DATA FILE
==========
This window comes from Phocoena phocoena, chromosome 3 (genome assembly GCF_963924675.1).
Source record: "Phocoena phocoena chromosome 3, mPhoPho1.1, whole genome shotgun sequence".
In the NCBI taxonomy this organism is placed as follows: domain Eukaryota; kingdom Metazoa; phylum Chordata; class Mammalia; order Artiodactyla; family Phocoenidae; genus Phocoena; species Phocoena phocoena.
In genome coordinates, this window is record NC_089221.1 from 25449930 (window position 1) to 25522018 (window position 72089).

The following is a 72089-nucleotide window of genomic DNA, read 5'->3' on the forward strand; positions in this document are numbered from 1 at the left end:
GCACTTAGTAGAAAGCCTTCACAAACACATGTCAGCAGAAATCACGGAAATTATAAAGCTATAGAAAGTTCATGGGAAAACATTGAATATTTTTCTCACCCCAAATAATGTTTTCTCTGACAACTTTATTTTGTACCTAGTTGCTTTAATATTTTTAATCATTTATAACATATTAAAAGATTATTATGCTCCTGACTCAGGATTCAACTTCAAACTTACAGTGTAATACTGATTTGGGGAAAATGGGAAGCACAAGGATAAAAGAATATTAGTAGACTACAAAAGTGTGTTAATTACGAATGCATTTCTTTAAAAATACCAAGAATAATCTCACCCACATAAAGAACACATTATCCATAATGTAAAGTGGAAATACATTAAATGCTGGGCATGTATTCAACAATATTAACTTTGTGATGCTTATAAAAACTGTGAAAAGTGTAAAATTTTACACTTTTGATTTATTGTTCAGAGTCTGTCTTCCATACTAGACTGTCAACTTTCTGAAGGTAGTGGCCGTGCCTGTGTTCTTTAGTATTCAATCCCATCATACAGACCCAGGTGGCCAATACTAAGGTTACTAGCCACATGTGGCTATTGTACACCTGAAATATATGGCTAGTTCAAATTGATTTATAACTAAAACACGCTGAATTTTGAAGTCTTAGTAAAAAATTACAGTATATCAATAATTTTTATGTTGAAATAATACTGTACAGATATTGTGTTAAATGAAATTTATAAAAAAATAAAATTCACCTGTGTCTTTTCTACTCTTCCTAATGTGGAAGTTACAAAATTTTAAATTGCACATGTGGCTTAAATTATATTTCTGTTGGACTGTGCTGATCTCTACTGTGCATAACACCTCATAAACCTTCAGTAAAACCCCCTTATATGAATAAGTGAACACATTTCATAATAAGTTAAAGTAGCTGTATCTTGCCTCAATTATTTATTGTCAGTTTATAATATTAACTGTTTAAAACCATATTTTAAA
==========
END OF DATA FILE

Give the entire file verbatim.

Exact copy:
This window comes from Phocoena phocoena, chromosome 3 (genome assembly GCF_963924675.1).
Source record: "Phocoena phocoena chromosome 3, mPhoPho1.1, whole genome shotgun sequence".
In the NCBI taxonomy this organism is placed as follows: domain Eukaryota; kingdom Metazoa; phylum Chordata; class Mammalia; order Artiodactyla; family Phocoenidae; genus Phocoena; species Phocoena phocoena.
In genome coordinates, this window is record NC_089221.1 from 25449930 (window position 1) to 25522018 (window position 72089).

The following is a 72089-nucleotide window of genomic DNA, read 5'->3' on the forward strand; positions in this document are numbered from 1 at the left end:
GCACTTAGTAGAAAGCCTTCACAAACACATGTCAGCAGAAATCACGGAAATTATAAAGCTATAGAAAGTTCATGGGAAAACATTGAATATTTTTCTCACCCCAAATAATGTTTTCTCTGACAACTTTATTTTGTACCTAGTTGCTTTAATATTTTTAATCATTTATAACATATTAAAAGATTATTATGCTCCTGACTCAGGATTCAACTTCAAACTTACAGTGTAATACTGATTTGGGGAAAATGGGAAGCACAAGGATAAAAGAATATTAGTAGACTACAAAAGTGTGTTAATTACGAATGCATTTCTTTAAAAATACCAAGAATAATCTCACCCACATAAAGAACACATTATCCATAATGTAAAGTGGAAATACATTAAATGCTGGGCATGTATTCAACAATATTAACTTTGTGATGCTTATAAAAACTGTGAAAAGTGTAAAATTTTACACTTTTGATTTATTGTTCAGAGTCTGTCTTCCATACTAGACTGTCAACTTTCTGAAGGTAGTGGCCGTGCCTGTGTTCTTTAGTATTCAATCCCATCATACAGACCCAGGTGGCCAATACTAAGGTTACTAGCCACATGTGGCTATTGTACACCTGAAATATATGGCTAGTTCAAATTGATTTATAACTAAAACACGCTGAATTTTGAAGTCTTAGTAAAAAATTACAGTATATCAATAATTTTTATGTTGAAATAATACTGTACAGATATTGTGTTAAATGAAATTTATAAAAAAATAAAATTCACCTGTGTCTTTTCTACTCTTCCTAATGTGGAAGTTACAAAATTTTAAATTGCACATGTGGCTTAAATTATATTTCTGTTGGACTGTGCTGATCTCTACTGTGCATAACACCTCATAAACCTTCAGTAAAACCCCCTTATATGAATAAGTGAACACATTTCATAATAAGTTAAAGTAGCTGTATCTTGCCTCAATTATTTATTGTCAGTTTATAATATTAACTGTTTAAAACCATATTTTAAA